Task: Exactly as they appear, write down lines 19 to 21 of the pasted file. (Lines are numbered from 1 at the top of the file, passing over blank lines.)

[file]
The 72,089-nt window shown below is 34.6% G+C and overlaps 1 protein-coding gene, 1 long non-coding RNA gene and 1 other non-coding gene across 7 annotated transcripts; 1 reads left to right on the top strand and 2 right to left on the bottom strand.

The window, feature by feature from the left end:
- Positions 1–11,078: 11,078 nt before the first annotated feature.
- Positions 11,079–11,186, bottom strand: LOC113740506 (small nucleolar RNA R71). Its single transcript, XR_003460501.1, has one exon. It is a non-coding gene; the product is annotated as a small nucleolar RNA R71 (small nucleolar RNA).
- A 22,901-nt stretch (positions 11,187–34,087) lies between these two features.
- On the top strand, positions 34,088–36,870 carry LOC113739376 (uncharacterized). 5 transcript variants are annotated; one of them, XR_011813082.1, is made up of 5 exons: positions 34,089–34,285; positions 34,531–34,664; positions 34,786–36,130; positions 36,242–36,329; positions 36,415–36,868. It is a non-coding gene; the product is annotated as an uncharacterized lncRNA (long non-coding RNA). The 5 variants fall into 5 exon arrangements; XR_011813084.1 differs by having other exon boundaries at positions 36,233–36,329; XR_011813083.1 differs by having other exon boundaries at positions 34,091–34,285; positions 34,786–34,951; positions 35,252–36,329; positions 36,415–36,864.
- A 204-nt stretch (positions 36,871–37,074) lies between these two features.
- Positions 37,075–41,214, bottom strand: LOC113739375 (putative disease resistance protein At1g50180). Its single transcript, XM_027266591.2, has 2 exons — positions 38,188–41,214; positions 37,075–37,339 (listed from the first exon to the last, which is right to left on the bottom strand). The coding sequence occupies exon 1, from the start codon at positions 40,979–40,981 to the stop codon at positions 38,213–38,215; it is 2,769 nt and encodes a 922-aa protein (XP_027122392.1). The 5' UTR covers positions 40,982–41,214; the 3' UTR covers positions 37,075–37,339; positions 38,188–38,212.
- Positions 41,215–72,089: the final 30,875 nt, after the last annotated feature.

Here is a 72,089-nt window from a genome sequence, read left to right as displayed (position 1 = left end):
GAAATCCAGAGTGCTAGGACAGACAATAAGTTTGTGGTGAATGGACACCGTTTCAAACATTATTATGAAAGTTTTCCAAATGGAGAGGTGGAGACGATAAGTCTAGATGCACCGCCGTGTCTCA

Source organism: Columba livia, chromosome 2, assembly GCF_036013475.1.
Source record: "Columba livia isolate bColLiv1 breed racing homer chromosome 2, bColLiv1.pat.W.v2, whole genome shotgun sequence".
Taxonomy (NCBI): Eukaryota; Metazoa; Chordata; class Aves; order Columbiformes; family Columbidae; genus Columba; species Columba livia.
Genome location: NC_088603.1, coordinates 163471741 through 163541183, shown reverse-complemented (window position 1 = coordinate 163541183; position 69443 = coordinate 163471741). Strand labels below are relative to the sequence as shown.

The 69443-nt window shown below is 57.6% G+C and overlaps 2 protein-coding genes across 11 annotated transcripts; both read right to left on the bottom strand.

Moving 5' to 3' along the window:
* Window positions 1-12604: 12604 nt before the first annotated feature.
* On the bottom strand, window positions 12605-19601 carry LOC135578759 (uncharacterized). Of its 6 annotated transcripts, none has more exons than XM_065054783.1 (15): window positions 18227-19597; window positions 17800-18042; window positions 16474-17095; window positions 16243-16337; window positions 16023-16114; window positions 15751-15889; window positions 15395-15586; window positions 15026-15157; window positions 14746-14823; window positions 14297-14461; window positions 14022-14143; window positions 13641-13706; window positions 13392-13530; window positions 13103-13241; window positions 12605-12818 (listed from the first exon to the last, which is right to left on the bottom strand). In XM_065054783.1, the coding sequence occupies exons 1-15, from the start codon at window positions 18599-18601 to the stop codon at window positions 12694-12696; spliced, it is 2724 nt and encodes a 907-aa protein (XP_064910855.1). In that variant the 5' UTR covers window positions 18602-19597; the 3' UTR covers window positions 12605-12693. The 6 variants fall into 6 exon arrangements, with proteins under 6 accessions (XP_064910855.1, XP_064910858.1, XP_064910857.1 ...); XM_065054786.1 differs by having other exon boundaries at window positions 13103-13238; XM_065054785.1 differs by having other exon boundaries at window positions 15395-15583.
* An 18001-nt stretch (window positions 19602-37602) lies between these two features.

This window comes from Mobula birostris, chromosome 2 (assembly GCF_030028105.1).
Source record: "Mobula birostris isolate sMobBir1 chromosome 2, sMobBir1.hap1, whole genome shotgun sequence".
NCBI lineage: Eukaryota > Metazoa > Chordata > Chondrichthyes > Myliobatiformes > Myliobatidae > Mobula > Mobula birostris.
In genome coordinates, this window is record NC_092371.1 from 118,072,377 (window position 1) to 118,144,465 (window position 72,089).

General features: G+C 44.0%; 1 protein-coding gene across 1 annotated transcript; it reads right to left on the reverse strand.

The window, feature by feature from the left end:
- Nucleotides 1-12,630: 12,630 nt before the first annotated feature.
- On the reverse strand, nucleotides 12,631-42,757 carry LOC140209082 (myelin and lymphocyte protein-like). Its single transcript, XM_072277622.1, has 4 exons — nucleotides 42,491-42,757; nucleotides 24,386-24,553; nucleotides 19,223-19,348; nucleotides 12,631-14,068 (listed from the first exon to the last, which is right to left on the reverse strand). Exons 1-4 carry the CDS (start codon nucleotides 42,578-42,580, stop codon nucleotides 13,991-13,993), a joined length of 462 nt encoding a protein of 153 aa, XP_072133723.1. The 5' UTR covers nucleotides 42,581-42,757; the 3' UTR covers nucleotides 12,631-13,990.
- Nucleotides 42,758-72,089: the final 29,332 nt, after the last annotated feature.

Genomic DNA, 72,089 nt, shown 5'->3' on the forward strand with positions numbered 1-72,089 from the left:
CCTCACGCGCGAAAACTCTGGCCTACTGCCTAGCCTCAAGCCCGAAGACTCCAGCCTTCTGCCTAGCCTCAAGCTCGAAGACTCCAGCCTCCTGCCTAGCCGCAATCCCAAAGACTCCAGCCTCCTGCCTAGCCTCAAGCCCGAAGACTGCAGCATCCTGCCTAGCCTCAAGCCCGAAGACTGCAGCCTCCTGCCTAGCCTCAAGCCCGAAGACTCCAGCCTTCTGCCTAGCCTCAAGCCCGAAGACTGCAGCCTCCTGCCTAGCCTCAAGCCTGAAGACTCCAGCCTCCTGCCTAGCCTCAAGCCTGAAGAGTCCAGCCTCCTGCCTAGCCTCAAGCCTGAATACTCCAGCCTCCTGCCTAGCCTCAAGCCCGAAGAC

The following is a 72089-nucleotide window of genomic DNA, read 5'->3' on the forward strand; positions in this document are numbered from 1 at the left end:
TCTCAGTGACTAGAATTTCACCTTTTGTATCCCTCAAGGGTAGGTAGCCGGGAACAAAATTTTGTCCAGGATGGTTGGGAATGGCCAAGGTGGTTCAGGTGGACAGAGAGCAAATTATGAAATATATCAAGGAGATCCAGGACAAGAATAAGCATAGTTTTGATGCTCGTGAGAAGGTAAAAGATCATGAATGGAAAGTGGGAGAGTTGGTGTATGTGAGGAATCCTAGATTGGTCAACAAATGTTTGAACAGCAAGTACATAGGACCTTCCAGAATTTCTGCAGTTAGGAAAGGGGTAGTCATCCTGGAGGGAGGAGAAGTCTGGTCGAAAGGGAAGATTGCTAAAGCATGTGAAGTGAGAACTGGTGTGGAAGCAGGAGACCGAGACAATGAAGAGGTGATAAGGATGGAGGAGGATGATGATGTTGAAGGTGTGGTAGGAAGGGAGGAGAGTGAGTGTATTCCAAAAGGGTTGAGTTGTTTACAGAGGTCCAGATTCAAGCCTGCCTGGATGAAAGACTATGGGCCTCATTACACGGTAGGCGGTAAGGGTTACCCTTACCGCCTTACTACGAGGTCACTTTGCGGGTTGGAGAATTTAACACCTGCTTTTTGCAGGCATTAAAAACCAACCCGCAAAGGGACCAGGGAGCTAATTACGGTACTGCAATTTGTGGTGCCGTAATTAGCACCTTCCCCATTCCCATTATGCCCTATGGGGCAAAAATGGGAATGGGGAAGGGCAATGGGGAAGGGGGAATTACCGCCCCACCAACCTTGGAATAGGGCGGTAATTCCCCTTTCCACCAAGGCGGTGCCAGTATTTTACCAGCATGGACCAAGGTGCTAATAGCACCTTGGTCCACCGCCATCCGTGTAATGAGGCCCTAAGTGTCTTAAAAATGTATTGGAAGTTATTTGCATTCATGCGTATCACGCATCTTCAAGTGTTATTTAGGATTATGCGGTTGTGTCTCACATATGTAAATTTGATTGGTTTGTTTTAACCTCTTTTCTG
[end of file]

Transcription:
* On the bottom strand, window positions 12605-19601 carry LOC135578759 (uncharacterized). Of its 6 annotated transcripts, none has more exons than XM_065054783.1 (15): window positions 18227-19597; window positions 17800-18042; window positions 16474-17095; window positions 16243-16337; window positions 16023-16114; window positions 15751-15889; window positions 15395-15586; window positions 15026-15157; window positions 14746-14823; window positions 14297-14461; window positions 14022-14143; window positions 13641-13706; window positions 13392-13530; window positions 13103-13241; window positions 12605-12818 (listed from the first exon to the last, which is right to left on the bottom strand). In XM_065054783.1, the coding sequence occupies exons 1-15, from the start codon at window positions 18599-18601 to the stop codon at window positions 12694-12696; spliced, it is 2724 nt and encodes a 907-aa protein (XP_064910855.1). In that variant the 5' UTR covers window positions 18602-19597; the 3' UTR covers window positions 12605-12693. The 6 variants fall into 6 exon arrangements, with proteins under 6 accessions (XP_064910855.1, XP_064910858.1, XP_064910857.1 ...); XM_065054786.1 differs by having other exon boundaries at window positions 13103-13238; XM_065054785.1 differs by having other exon boundaries at window positions 15395-15583.
* An 18001-nt stretch (window positions 19602-37602) lies between these two features.

This window comes from Mobula birostris, chromosome 2 (assembly GCF_030028105.1).